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Monday, February 17, 2014

The Search For New Antibiotics

Microbiologist Tatiana Travis works with tubes of bacteria samples in an antimicrobial resistance and characterization lab within the Infectious Disease Laboratory at the federal Centers for Disease Control and Prevention, Nov. 25, 2013, in Atlanta. (David Goldman/AP)

Microbiologist Tatiana Travis works with tubes of bacteria samples in an antimicrobial resistance and characterization lab within the Infectious Disease Laboratory at the federal Centers for Disease Control and Prevention, Nov. 25, 2013, in Atlanta. (David Goldman/AP)

Two drug companies, Roche Holding and GlaxoSmithKline, have announced they’ll ramp up research into antibiotics. They join a handful of other companies. This comes after pharmaceutical companies largely stopped working on antibiotics, citing high costs and little payoff.

But with drug-resistant “superbugs” killing more than 23,000 people each year, according to the Centers for Disease Control and Prevention (CDC), there have been calls for more research in the field.

Here & Now’s Robin Young takes a closer look at the search for new antibiotics with Kevin Outterson, editor-in-chief of the Journal of Law, Medicine & Ethics, who is working on this issue with public health officials in Iowa City.

Interview Highlights: Kevin Outterson

Why companies stopped investing in antibiotics

“They couldn’t make any money. Antibiotics, you know, typically are fairly inexpensive and we’re used to not paying much for them. On top of that, every time you bring out a new antibiotic, public health officials and people in hospitals want to limit the number of times it’s used. So for most businesses, that’s a pretty rough business model.”

On the misuse of antibiotics

“We should think of this as a global resource that needs to be conserved and taken care of. So antibiotics should never be used inappropriately. In the country right now, we have something on the order of 23 million people who are getting antibiotics for ear aches. Most of those situations would resolve on their own in a couple of days. We also give antibiotics many times for people just because they have some sort of a common cold — it’s estimated 18 million prescriptions a year — doesn’t help anyone who has the common cold. It’s a complete waste.”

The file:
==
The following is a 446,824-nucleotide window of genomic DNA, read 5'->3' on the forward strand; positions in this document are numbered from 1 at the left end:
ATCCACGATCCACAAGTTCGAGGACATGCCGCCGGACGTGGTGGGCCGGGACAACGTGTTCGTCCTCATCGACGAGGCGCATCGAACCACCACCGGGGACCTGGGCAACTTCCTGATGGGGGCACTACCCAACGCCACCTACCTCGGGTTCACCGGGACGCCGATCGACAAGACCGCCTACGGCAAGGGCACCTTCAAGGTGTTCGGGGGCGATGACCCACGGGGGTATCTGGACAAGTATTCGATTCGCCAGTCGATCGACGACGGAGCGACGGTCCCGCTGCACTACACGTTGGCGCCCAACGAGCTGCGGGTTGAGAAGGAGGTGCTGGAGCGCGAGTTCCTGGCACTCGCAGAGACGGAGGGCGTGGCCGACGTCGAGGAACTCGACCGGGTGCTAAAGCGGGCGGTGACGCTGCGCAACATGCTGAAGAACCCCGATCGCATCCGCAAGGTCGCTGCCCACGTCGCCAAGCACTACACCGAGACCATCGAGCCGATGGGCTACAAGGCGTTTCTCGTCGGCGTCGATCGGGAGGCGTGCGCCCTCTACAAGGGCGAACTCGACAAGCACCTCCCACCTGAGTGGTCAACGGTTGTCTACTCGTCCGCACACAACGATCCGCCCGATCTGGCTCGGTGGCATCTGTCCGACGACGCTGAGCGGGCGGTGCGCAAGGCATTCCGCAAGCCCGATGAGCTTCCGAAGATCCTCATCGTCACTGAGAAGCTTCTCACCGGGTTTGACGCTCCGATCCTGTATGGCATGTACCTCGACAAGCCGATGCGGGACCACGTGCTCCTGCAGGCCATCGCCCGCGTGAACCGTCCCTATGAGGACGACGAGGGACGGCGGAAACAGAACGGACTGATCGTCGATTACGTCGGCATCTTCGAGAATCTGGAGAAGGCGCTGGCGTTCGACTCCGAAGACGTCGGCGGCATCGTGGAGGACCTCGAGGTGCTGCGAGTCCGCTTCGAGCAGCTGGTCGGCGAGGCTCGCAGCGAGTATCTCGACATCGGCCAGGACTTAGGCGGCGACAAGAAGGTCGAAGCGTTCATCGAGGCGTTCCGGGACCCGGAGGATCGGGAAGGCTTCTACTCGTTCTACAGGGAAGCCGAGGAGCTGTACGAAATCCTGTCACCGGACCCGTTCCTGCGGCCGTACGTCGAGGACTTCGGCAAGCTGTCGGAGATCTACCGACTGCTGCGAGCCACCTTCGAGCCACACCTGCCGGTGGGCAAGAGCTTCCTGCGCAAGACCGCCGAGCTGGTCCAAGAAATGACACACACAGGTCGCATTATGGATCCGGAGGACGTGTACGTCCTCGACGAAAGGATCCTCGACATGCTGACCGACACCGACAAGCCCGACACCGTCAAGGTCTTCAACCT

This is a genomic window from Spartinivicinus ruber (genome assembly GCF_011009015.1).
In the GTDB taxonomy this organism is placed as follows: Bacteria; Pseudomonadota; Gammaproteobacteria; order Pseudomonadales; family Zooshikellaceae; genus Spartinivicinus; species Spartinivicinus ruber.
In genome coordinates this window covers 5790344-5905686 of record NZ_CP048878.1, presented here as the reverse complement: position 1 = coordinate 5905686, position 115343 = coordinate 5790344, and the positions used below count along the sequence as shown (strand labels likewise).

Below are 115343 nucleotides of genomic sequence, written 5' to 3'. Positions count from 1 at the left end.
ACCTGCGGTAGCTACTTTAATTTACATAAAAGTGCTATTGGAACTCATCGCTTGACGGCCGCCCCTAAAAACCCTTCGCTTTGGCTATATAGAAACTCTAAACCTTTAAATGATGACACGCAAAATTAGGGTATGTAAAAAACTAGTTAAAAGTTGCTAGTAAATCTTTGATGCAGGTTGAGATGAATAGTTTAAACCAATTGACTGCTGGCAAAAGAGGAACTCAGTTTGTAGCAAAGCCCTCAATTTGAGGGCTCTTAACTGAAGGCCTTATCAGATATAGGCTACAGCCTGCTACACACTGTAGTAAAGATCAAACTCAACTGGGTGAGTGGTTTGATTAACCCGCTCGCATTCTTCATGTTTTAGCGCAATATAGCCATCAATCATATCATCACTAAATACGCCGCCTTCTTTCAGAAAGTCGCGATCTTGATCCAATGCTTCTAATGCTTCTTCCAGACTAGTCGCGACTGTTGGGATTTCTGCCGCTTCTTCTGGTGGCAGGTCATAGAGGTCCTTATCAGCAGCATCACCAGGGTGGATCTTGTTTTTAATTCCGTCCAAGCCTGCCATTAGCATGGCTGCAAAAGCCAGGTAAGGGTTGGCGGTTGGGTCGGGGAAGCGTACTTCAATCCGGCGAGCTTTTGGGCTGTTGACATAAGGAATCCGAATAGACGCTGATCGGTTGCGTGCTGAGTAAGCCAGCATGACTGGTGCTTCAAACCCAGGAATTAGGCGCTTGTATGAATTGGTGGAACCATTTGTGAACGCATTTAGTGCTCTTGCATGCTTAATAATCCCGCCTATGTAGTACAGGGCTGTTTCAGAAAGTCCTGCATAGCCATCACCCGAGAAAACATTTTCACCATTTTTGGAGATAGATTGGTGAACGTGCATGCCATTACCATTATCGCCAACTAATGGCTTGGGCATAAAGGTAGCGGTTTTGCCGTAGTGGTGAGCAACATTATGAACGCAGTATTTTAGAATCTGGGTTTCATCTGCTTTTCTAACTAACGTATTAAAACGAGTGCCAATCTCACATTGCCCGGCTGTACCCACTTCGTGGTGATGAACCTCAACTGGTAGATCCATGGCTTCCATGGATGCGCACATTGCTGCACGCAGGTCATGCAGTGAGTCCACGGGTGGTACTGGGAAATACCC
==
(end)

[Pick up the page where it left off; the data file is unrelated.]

On the rise of antibiotic-resistant bacteria

“It’s frightened people for more than a decade. You mentioned at the top the 23,000 Americans who are dying from resistant infections. The CDC said on top of that, there’s another 14,000 dying from a horrible disease, intestinal disease, called Clostridium difficile [C-diff] in the United States. Together, that’s larger than the number of people who die in this country each year from AIDS. And we’re not — as bad as things are now, the more troubling aspects, or what might happen in five or 10 years if some sort of a pathogen was resistant to everything we had got out to the population. It sounds like a Hollywood movie.”

On the idea of ‘delinkage’

“The idea of delinkage is that the companies and governments agree — and it’s a contractual measure, they would agree by contract — that the government would pay a certain amount to the company for each year or for each decade that the drug is available. And that number would not change based on the number of people that actually needed it. So it’s like buying an insurance policy but it takes the volume incentive out of the hands of the companies and instead puts it into the hands of the clinicians, the doctors… In the last farm bill, the amount of conservation-related payments over a decade in the farm bill, I believe is in excess of $40 billion. For antibiotics, $2 or $3 billion a year would have an absolutely electrifying effect in fixing this sector and protecting us from a post-antibiotic era. So the amount of money we’re talking about is really quite reasonable compared to what we spend in other areas of conservation. So this is not a subsidy; it’s a different business model to recognize the fact we need antibiotics but we don’t want them oversold.”

Guest

  • Kevin Outterson, professor of law at Boston University and editor-in-chief of the Journal of Law, Medicine & Ethics. He contributes to the blog “The Incidental Economist” and his academic papers can be seen here.

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Robin and Jeremy

Robin Young and Jeremy Hobson host Here & Now, a live two-hour production of NPR and WBUR Boston.

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